Over dinner we enjoyed:
  • the new McLaren Vale Beer Co Vale IPA - good easy drinking, but I'm not sure about the hop profile. The hop aroma was a little musty dirty, with a very flat bitterness and soft taste. I want more punch from an IPA. Although, I must say that this IPA worked wonderfully as a match for the beautifully soft Gorgonzola croquettes entree that we started the night with!
  • Mountain Goat Oaky Porter - a bubble & squeak brew using left over incredients that hint at the inclusion of elements from the Thorny Goat Black IPA and Surefoot Stout. We had previously enjoyed this beer in draught growler form from Slowbeer, but enjoyed more on tap, possibly due to the better dispensing system as well as some improvement from an extra 2 weeks age behind it
  • Hargreaves Hill ESB - Jenn drank this with her baked ricotta gnocchi, confit duck, spinach, olives
  • Bridge Road Beer Chevalier Biere de Garde - I had with my Porterhouse steak, mash, rocket & red wine sauce. I love Biere de Garde so I always go for it when on tap, but it was a bit of a match-fail for my steak. There was much yeasty banana coming through the Biere de Gard and less of the usual lovely dark fruits. In hindsight, the Mountain Goat Oaky Porter or Hargreaves Hill Stout would have been a more appropriate match for my steak. Nonetheless, the meal was thoroughly enjoyable.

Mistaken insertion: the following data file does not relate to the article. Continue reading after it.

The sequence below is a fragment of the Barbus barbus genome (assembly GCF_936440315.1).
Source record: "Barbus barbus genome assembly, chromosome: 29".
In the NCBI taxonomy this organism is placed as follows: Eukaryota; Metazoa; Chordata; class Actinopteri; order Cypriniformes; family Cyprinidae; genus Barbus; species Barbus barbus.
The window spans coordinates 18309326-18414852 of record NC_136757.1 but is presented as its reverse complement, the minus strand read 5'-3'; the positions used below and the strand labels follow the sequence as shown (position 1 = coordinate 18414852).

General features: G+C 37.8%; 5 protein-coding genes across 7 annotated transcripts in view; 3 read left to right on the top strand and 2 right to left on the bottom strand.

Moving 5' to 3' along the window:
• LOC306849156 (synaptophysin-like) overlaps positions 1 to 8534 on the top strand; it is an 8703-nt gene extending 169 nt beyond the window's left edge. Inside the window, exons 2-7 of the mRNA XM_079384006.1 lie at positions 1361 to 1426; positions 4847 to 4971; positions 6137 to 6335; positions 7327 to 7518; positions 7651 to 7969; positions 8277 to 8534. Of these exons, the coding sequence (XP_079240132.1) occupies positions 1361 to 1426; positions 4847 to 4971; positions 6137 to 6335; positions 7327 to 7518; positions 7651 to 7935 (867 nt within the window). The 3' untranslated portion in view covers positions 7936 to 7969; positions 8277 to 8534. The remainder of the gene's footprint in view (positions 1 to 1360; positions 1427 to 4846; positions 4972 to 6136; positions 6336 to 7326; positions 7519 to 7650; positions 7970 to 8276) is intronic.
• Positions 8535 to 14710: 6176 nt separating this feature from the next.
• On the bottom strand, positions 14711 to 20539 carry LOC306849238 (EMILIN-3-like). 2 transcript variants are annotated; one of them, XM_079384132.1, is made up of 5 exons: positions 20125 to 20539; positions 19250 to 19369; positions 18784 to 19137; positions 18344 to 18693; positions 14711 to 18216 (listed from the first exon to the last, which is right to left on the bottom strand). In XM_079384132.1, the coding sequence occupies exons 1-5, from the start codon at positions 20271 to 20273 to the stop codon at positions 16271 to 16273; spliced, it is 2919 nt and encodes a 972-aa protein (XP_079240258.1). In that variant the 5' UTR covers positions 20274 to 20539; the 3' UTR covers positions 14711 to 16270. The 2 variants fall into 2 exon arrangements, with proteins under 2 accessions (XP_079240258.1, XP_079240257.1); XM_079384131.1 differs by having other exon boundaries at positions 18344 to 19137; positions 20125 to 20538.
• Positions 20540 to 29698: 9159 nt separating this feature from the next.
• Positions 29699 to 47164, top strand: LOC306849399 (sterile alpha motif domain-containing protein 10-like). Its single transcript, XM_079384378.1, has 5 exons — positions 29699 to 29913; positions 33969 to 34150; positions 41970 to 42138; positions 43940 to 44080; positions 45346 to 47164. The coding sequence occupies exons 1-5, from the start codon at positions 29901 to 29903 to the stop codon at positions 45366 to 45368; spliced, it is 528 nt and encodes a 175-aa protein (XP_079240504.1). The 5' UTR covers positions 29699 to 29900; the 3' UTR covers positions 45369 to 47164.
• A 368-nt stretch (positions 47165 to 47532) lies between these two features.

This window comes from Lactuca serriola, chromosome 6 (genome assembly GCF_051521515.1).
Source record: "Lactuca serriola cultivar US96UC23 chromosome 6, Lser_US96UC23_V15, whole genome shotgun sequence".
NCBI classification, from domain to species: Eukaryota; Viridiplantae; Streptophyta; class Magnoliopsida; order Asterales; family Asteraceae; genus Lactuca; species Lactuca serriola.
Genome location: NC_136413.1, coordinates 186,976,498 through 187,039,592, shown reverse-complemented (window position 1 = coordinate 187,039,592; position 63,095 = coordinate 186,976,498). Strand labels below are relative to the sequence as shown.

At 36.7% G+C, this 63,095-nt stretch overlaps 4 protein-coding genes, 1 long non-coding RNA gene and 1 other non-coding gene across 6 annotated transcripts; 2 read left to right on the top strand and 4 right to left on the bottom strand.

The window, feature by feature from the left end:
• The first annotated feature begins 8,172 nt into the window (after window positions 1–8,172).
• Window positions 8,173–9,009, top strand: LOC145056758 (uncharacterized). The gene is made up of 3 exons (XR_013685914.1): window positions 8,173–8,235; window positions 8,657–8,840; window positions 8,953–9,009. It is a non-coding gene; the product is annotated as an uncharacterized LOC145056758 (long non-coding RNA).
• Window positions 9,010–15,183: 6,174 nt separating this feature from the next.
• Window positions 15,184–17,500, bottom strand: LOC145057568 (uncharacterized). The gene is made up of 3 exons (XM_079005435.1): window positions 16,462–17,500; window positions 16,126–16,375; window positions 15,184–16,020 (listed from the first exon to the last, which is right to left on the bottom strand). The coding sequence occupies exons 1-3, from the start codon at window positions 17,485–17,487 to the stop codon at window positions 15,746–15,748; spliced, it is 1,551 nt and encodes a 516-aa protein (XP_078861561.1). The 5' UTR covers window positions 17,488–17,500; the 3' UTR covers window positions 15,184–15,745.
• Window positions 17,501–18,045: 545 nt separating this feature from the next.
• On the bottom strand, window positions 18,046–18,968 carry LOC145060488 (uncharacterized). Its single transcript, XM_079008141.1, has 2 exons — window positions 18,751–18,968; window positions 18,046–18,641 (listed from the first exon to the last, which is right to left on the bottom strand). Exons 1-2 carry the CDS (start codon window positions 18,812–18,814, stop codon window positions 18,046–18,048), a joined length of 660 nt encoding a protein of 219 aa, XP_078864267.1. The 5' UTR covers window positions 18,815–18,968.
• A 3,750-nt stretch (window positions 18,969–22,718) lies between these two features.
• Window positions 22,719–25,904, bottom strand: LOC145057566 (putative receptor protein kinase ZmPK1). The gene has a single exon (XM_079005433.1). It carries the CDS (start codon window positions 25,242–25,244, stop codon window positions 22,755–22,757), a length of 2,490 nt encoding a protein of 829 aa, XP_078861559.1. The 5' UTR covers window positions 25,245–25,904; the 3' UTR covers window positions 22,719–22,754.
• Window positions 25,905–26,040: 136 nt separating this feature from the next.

After dinner we trammed back into the city and headed up to Biero Bar for more good beer action, which included the Prickly Moses Black Panther IPA and the Morning Peninsula Brewery Brown Ale, which was shining a beatufiul hue of red in the candle light...

Prickly Moses Black Panther

Mornington Peninsula Brown Ale

Sometime after 10pm the music was turned up too loud in the fairly empty Biero Bar, which kinda killed our chilled out mood as we lazed on the couches and enjoyed good beer. We took it as a cue to waddled down the road to Penny Blue bar. A little birdy had told me that the Holgate Brewhouse Temptress was pouring from the bar's handpump. So, even though Temptress was available at Biero Bar for $5/$10 for a pot/pint, the handpump enough incentive to make the short journey down to Elizabeth St (and only $8 for a goblet is pretty good!).

This was my first visit to Penny Blue...and I loved it! I feel sad that it has taken me so long to discover this characterful little bar, beautifully located in the heart of Melbourne. Whilst I have known about it for some time, I have just never made it there...and I've been missing out! Penny Blue only has one beer tap, but it is an old English handpump beer engine. If that does not take your fancy, the craft beer selection in the fridge behind the bar is excellent. The bar is cosy and relaxed. The staff are good, with one guy behind the bar impressing me with his explanations of three local craft beers when a customer asked if they had any good American Pale Ales to try.